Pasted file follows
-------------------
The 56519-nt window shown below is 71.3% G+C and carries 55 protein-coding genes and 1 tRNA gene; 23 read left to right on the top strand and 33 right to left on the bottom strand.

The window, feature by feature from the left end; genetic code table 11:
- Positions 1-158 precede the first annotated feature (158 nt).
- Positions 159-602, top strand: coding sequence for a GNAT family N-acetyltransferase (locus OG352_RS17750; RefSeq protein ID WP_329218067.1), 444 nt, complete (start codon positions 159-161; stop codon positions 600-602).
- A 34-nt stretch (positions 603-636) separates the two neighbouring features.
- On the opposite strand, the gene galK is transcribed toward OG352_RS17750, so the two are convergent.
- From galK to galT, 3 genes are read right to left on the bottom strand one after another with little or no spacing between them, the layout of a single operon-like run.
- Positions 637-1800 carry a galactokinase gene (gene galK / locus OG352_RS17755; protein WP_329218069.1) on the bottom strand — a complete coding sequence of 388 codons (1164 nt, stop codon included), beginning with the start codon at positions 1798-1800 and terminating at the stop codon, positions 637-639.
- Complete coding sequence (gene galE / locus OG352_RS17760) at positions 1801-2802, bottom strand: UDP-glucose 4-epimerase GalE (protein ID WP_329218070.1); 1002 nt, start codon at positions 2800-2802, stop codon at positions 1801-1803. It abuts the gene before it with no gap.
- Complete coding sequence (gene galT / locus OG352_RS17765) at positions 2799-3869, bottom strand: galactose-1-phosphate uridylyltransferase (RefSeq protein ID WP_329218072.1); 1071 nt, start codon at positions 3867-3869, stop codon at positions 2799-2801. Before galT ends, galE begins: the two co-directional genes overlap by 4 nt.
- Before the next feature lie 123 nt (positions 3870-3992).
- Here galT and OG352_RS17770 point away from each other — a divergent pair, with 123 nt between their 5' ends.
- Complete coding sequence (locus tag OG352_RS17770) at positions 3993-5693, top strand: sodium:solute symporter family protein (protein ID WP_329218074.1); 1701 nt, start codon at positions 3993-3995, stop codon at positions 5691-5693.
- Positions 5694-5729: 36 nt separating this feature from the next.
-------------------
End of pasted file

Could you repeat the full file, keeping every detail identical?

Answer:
The 56519-nt window shown below is 71.3% G+C and carries 55 protein-coding genes and 1 tRNA gene; 23 read left to right on the top strand and 33 right to left on the bottom strand.

The window, feature by feature from the left end; genetic code table 11:
- Positions 1-158 precede the first annotated feature (158 nt).
- Positions 159-602, top strand: coding sequence for a GNAT family N-acetyltransferase (locus OG352_RS17750; RefSeq protein ID WP_329218067.1), 444 nt, complete (start codon positions 159-161; stop codon positions 600-602).
- A 34-nt stretch (positions 603-636) separates the two neighbouring features.
- On the opposite strand, the gene galK is transcribed toward OG352_RS17750, so the two are convergent.
- From galK to galT, 3 genes are read right to left on the bottom strand one after another with little or no spacing between them, the layout of a single operon-like run.
- Positions 637-1800 carry a galactokinase gene (gene galK / locus OG352_RS17755; protein WP_329218069.1) on the bottom strand — a complete coding sequence of 388 codons (1164 nt, stop codon included), beginning with the start codon at positions 1798-1800 and terminating at the stop codon, positions 637-639.
- Complete coding sequence (gene galE / locus OG352_RS17760) at positions 1801-2802, bottom strand: UDP-glucose 4-epimerase GalE (protein ID WP_329218070.1); 1002 nt, start codon at positions 2800-2802, stop codon at positions 1801-1803. It abuts the gene before it with no gap.
- Complete coding sequence (gene galT / locus OG352_RS17765) at positions 2799-3869, bottom strand: galactose-1-phosphate uridylyltransferase (RefSeq protein ID WP_329218072.1); 1071 nt, start codon at positions 3867-3869, stop codon at positions 2799-2801. Before galT ends, galE begins: the two co-directional genes overlap by 4 nt.
- Before the next feature lie 123 nt (positions 3870-3992).
- Here galT and OG352_RS17770 point away from each other — a divergent pair, with 123 nt between their 5' ends.
- Complete coding sequence (locus tag OG352_RS17770) at positions 3993-5693, top strand: sodium:solute symporter family protein (protein ID WP_329218074.1); 1701 nt, start codon at positions 3993-3995, stop codon at positions 5691-5693.
- Positions 5694-5729: 36 nt separating this feature from the next.